By Pritha Dey
The introduction of climate-friendly plant on a worldwide scale is DB Schenker’s proactive response to climate change. Geothermal and solar energy and waste heat recovery are not only sustainable, but also cost-effective.
DB Schenker is constantly endeavouring to improve its own carbon footprint and help its customers achieve their climate targets. Amongst other things, this involves solutions for energy-efficient warehouses which are built and operated on a sustainable basis and which enable a significant reduction in CO2 emissions.
Sofia Sets New Standards
A recent example is the new “Eco Warehouse” in Sofia. The facility has a 220-metre long rail siding and sets new standards in terms of logistics and sustainability.
The building has a state-of-the-art geothermal system and also uses an intelligent ventilation system to generate additional energy for heating and air-conditioning. The warehouse has a ten-centimetre thick layer of rigid foam insulation to keep energy loss to a minimum.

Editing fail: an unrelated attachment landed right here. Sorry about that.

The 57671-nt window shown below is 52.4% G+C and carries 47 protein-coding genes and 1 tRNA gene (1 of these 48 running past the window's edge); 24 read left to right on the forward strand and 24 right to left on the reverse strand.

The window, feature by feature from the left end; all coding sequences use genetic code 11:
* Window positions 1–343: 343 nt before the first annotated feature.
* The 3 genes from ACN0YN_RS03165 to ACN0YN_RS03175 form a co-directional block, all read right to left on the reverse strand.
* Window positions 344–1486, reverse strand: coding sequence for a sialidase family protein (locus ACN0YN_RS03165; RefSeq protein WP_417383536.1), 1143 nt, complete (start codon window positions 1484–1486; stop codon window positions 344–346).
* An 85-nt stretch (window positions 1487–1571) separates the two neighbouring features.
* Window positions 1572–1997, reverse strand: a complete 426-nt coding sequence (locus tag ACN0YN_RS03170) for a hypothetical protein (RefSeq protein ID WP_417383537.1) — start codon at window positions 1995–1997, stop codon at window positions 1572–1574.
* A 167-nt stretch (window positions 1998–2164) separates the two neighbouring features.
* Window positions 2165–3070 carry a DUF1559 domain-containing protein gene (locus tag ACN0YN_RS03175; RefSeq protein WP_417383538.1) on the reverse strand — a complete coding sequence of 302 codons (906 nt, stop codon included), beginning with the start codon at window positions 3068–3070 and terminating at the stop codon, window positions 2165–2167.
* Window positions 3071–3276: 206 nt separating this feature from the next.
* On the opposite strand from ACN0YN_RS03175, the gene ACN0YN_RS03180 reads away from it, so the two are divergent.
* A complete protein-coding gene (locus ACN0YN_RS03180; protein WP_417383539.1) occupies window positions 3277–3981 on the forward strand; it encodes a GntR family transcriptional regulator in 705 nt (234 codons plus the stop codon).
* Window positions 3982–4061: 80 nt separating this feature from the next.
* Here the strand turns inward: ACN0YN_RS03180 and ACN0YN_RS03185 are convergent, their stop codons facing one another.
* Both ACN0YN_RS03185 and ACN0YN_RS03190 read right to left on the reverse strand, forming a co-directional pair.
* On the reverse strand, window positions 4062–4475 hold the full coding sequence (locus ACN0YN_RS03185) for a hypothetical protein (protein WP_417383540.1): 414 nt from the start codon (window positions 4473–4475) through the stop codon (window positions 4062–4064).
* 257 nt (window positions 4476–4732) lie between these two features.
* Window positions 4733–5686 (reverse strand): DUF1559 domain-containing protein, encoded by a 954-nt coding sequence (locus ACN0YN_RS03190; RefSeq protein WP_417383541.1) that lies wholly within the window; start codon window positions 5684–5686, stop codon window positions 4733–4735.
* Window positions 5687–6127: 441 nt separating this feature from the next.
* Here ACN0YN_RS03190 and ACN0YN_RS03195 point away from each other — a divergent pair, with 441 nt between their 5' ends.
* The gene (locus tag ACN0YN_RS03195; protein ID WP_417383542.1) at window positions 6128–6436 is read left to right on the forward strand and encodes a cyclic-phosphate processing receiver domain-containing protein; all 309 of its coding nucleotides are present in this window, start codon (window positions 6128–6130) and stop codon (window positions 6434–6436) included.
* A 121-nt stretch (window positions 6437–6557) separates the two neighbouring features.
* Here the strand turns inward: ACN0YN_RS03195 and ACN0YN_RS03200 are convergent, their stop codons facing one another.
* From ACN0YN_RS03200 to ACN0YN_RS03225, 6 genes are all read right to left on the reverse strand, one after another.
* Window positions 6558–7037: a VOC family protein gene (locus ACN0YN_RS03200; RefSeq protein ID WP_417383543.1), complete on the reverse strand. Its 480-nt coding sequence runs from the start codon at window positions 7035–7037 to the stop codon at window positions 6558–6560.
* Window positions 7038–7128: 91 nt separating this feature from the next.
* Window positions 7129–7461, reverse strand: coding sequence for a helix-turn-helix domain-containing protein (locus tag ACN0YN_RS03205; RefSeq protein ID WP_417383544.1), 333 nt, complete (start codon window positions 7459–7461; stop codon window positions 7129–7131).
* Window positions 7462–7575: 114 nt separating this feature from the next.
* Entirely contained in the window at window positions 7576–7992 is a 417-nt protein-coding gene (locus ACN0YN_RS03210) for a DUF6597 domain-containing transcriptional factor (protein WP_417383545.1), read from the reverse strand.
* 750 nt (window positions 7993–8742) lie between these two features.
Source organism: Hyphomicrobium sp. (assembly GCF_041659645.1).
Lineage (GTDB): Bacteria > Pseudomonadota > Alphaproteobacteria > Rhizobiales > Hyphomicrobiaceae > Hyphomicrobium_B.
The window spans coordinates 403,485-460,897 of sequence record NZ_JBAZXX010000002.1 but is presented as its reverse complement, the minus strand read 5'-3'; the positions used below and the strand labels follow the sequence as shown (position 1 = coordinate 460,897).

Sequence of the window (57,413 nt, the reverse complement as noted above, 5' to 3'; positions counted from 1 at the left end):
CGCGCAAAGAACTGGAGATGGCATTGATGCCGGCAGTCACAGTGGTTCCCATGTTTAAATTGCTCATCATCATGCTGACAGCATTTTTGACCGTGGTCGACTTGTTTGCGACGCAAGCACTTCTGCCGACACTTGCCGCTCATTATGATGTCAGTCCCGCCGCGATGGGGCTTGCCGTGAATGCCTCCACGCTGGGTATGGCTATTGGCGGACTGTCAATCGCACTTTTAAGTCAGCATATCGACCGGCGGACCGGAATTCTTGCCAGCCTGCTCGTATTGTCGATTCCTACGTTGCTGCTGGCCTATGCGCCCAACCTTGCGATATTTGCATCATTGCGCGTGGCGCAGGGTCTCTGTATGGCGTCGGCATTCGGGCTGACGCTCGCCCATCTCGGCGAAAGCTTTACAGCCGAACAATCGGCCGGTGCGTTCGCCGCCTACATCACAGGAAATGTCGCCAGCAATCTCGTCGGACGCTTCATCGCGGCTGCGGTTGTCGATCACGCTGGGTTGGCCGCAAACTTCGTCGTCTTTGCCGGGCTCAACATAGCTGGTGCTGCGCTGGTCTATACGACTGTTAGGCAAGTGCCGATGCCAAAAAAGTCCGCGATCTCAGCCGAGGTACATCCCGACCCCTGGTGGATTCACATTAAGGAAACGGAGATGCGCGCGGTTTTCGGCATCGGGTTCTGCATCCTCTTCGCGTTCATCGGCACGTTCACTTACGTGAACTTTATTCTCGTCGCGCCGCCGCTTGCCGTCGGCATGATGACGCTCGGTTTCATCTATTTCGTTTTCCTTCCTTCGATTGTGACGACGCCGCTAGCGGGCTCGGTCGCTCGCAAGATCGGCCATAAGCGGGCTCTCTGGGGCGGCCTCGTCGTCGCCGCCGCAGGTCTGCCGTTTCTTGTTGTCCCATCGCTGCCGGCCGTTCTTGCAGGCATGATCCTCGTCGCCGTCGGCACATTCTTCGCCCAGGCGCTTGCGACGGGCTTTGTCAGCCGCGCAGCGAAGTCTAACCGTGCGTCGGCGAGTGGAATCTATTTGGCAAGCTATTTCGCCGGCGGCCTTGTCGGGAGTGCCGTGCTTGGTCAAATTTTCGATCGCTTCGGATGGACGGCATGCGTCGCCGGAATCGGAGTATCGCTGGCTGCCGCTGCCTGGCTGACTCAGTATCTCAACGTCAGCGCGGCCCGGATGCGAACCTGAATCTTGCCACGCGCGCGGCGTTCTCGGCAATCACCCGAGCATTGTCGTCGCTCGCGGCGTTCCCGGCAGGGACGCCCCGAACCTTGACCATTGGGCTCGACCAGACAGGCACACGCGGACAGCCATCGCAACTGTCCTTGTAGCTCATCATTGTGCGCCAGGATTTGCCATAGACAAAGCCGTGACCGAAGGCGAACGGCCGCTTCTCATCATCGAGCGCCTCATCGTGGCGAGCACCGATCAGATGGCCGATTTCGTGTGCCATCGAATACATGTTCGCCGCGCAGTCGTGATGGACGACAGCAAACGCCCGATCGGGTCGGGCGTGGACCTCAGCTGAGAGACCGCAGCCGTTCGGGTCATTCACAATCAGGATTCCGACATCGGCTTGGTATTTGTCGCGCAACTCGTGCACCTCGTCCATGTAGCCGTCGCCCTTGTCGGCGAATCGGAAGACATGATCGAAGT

Solar collectors are used to heat the water required by the facility. Another eco-feature is the biochemical waste water treatment system which cleans the water so efficiently that it can subsequently be used to water the landscaped areas. The objective of this and all other structural measures is to ensure minimum energy losses in winter and minimum energy admission in summer.
Heat From The Earth
DB Schenker uses geothermal energy not only in Bulgaria, but also at two new locations which opened in Germany in 2011, Oldenburg and Bielefeld. Fossil energy is no longer required for heating, air-conditioning or hot water supply at these buildings.
Significantly Lower CO2 Emissions
DB Schenker plans to reduce its specific CO2 emissions worldwide by more than 20 per cent by the year 2020. New buildings like the one in Sofia and the conversion of existing logistics centres can achieve a significant reduction in the CO2 emissions caused by freight handling. “When planning new buildings, the focus is shifting from the question of investment costs to an analysis of the life cycle costs,” explains Andrea Schön, Environment & Green Logistics Manager of Schenker AG in Essen.
This applies not only in Europe, but at a steadily rising number of locations worldwide. The terminal in Melbourne, for instance, reduced water consumption by 70 per cent by increasing the use of rainwater. Solar collectors and changing over 80 per cent of the forklift trucks to electric drive systems also led to a substantial drop in energy consumption. In China, Indonesia and Singapore, air-conditioning may only be switched on when the indoor temperature rises above 25° Celsius. Motion detectors automatically switch lights on and off.